Against the motion: Helmut Pastrick

Most, if not all, housing markets operate with land supply constraints caused by  geography or by regulations and usually both exist in varying degrees.

Research shows that markets with a restricted land supply experience larger swings in prices when demand changes, since the supply curve is relatively inelastic.  The boom/bust cycle in markets associated with more land restrictions is largely due to these fundamentals not to speculation.

High turnover in existing housing markets is not sufficient evidence of speculation, unless turnover is defined as short-term buy and sell transactions, rather than the buy and hold transactions of most home purchasers. A high level of sales and a number of real estate TV shows are not sufficient evidence of speculation.

Also, high prices are not sufficient evidence of a bubble or extensive speculation. Prices can be high because of economic and market fundamentals. Market excesses can develop and occur under certain conditions.

That speculation increases in rising markets is clear, but the question remains as to the extent of this activity. In Vancouver, data exists to measure short-term buy and sell transactions and provides hard evidence that current speculative activity is low and has been low since the 2008 recession.

Easy credit is a necessary condition for speculation to flourish. Credit is currently cheap in Canada but is not made available to any and every loan request. Conservative practices by mortgage lenders, tighter mortgage insurance conditions, and more regulatory oversight since the last recession mean tighter, not easier credit.

Canada's housing starts are currently in the 215,000 unit range this year, compared to 194,000 units in 2011. My estimate for average annual household formation is 190,000 households. Allowances for replacement demand and vacancies are added to this to yield an average annual total housing starts requirements estimate of 205,000 units.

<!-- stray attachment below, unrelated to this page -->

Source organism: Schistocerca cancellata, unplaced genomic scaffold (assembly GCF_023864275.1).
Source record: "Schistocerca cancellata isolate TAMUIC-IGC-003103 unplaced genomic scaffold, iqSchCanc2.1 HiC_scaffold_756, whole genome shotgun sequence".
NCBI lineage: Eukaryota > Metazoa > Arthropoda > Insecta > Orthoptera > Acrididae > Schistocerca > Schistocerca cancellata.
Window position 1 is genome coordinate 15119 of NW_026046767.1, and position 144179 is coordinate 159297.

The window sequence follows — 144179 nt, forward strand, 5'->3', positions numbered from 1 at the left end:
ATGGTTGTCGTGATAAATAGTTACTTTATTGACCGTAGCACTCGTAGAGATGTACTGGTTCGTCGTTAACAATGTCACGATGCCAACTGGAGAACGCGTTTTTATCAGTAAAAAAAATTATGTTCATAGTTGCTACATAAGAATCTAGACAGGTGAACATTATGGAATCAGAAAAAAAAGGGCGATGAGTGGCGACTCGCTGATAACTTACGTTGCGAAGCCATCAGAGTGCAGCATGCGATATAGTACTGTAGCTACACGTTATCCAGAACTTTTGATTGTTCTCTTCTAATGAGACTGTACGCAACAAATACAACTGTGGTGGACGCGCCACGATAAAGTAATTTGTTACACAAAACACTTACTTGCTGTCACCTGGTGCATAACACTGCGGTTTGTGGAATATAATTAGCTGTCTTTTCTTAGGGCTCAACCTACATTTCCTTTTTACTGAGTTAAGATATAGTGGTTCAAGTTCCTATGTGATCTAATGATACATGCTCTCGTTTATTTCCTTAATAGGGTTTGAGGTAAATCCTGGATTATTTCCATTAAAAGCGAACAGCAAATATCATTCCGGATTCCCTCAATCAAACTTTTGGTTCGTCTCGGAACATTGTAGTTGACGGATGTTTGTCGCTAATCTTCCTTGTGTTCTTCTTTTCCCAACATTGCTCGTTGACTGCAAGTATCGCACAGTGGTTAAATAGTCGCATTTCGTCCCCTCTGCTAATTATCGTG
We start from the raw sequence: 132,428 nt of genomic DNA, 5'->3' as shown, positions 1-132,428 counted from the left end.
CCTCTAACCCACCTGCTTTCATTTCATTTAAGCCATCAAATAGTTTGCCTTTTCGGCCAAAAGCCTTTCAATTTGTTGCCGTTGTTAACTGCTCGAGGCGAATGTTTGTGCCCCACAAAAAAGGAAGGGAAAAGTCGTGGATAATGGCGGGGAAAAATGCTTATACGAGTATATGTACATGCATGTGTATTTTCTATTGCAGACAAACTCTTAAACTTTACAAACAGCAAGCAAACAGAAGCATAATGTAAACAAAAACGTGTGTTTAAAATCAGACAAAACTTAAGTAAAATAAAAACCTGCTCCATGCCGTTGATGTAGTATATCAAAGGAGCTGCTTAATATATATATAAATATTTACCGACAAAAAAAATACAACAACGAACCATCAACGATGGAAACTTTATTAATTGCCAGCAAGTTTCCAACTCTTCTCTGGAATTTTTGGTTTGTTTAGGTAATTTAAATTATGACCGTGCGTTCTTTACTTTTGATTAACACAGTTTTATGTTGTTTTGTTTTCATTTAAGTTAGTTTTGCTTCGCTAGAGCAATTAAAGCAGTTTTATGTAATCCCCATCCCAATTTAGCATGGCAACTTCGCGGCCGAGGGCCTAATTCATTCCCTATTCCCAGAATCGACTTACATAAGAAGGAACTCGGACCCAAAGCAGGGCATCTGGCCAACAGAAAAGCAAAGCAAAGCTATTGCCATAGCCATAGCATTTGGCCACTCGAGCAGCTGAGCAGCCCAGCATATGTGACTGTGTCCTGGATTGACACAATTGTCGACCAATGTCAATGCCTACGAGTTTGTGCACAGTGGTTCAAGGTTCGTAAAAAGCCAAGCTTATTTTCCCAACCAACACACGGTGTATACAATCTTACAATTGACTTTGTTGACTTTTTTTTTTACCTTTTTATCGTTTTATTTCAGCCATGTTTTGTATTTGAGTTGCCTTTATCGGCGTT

Supply has been below this level since the recession. Since people live in completed units, the key number is housing completions, which in 2009, 2010 and 2011 were 176,441, 186,855, and 175,623 units, respectively.

The number of new completed and unoccupied row and apartment units in Canada is currently lower than in late 2010 and early 2011. Toronto's MLS residential active listings are well below normal and reflect a shortage.

Toronto's apartment condominium market is undergoing high levels of new investment and overbuilding could occur. If so, it is likely to be limited to that sector and have little or no effect on other markets. Housing markets are local in nature, not national.

Housing prices are not determined by incomes and mortgage rates alone since supply determines price as much as demand. Long-term prospects are for higher population densities, more intensive land utilization, higher housing prices, and a higher price-income ratio.

The next housing recession will occur with the next economic recession and not because the price-income ratio is high. The trigger for every post-war housing recession in Canada has been external to housing and the next time will be no different.